Deaffiliating? Here’s What You Need to Know

This morning, many CrossFit affiliates are considering a break from CrossFit Inc.

My position has always been to make gym owners successful regardless of the fitness methods they use. Two-Brain doesn’t work with CrossFit Inc. We work with a huge collection of individual gym owners who use various training methods to make their clients fit. Their commitment to equality and health hasn’t changed because the owner of a fitness company made racist remarks. If anything, it’s made them more committed to end racism and promote unity.

These gym owners don’t support the comments of CrossFit’s founder, and their connection to CrossFit Inc. is actually negligible: They pay a very small annual fee for permission to use a name that describes a training methodology that produces great results for clients. That’s it.

They don’t take direction from CrossFit Inc., they don’t pay royalties, they aren’t employees or franchisees. They are free to operate completely independently, and they create wonderful, racism-free businesses that support health for all. Each gym owner has built a separate brand over a period of years, and their clients know exactly what they stand for. These owners have taken steps in recent weeks to make that very clear.

More than anything else, gym owners want to do the right thing in their businesses every day. The decision to affiliate was a personal one, and the decision to deaffiliate will be, too.


The Path Forward


I spent many hours on calls with affiliates yesterday. Mostly, I listened. To be honest, I’m really worried: Many of the gym owners who said “we’re deaffiliating” don’t have a plan to bridge the gap from their original brand to their new one. My concern is that many are choosing to jump without a net.

I want gym owners to land on their feet and keep moving forward. If you’re asking yourself “should I deaffiliate?” this morning, there are questions you should ask—not because this is purely a business decision but because you should always gather all facts before making choices.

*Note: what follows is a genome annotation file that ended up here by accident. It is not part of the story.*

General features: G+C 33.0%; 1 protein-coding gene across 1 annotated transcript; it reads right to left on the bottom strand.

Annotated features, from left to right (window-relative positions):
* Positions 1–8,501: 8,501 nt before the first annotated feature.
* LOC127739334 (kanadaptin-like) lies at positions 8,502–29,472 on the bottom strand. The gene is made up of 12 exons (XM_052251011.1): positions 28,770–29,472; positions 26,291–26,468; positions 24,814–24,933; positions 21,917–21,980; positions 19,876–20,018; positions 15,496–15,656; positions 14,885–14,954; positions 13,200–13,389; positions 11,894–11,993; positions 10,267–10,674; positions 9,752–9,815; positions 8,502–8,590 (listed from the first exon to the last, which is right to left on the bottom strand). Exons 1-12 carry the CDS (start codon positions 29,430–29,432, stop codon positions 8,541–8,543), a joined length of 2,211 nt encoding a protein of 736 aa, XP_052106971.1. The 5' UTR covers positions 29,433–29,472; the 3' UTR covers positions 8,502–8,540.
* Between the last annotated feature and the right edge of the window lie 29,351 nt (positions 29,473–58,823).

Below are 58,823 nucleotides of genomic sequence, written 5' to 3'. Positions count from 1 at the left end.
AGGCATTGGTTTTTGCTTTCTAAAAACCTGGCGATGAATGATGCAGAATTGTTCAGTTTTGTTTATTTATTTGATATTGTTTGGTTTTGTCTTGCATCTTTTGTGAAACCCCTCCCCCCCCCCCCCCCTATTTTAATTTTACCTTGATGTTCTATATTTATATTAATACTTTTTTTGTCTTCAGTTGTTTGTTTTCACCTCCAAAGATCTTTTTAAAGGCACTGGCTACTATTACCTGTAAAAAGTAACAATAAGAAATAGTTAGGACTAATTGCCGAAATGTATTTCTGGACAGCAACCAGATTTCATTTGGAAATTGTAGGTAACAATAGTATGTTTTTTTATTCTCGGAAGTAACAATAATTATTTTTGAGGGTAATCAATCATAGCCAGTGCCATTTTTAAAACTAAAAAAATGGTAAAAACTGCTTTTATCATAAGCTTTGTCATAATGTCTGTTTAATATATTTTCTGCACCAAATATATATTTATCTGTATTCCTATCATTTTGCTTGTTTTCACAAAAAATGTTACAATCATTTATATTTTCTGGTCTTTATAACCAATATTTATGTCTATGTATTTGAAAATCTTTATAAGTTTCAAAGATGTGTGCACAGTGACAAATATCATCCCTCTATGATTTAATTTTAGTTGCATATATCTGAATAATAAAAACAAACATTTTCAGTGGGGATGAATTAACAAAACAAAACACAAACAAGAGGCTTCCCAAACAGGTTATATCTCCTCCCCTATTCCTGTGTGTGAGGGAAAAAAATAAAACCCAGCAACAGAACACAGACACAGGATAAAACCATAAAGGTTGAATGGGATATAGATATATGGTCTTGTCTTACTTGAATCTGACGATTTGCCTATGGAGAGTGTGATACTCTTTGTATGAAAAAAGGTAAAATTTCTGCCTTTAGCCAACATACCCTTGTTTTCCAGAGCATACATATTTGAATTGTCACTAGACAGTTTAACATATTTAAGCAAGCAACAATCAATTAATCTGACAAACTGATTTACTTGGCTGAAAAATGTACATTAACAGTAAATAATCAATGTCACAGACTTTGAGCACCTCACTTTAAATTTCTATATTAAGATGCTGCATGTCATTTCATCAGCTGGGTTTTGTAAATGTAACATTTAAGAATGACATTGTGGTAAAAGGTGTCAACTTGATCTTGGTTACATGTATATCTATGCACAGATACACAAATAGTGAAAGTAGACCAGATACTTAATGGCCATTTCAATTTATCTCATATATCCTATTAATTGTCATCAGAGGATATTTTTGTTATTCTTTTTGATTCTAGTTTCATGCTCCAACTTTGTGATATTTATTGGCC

We abhor racism, and racist comments must not stand unchallenged. We’re also committed to helping gym owners plan to recover. Your business needs to come through this time so you can continue making a difference in the lives of your clients and in the world.

Here are the business considerations of deaffiliating with CrossFit Inc.:

1. You’ll have to change your website and social media presence, and you’ll have to bear the associated costs to do so.

2. You’ll lose any SEO you’ve built up for local searches of the word “CrossFit.”

3. You might lose your primary source of referrals. What percentage of your new clients find you because they’re looking for CrossFit—the training method—in your town? (If you’re not sure, start asking your clients “how did you hear about us?” during your intake process.)

4. You’ll need to find a new certification for your coaches when their current CrossFit credential expires (it won’t automatically be invalidated when you deaffiliate).

5. You can’t call your classes “CrossFit classes” anymore. What will you call them? And how will you make sure the public knows what they are and how they help people accomplish health and fitness goals?

6. This is the biggest consideration: Have you been telling your own story widely? If you haven’t been publishing content regularly—at least three times a week—to highlight your clients, explain your methods and teach your audience, you really don’t have a replacement for the CrossFit brand in your business.


Beyond Business


Now, the personal considerations.

When I left another mentorship practice to found Two-Brain Business, I was worried about the risks—but also about my clients. So I wavered in my decision.

A friend took me to breakfast. I explained the crisis of conscience I was facing. Instead of asking why I wanted to leave my company, he flipped the question and asked this:

“What could they say that would make you stay?”

I thought about it. I realized that the answer was “nothing.” There was nothing they could say that would make me want to stay with the company.

So I left.

That might not be your choice. But whatever you choose as a gym owner, I stand with you.

And we all stand against racism.


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One more thing!

Did you know gym owners can earn $100,000 a year with no more than 150 clients? We wrote a guide showing you exactly how.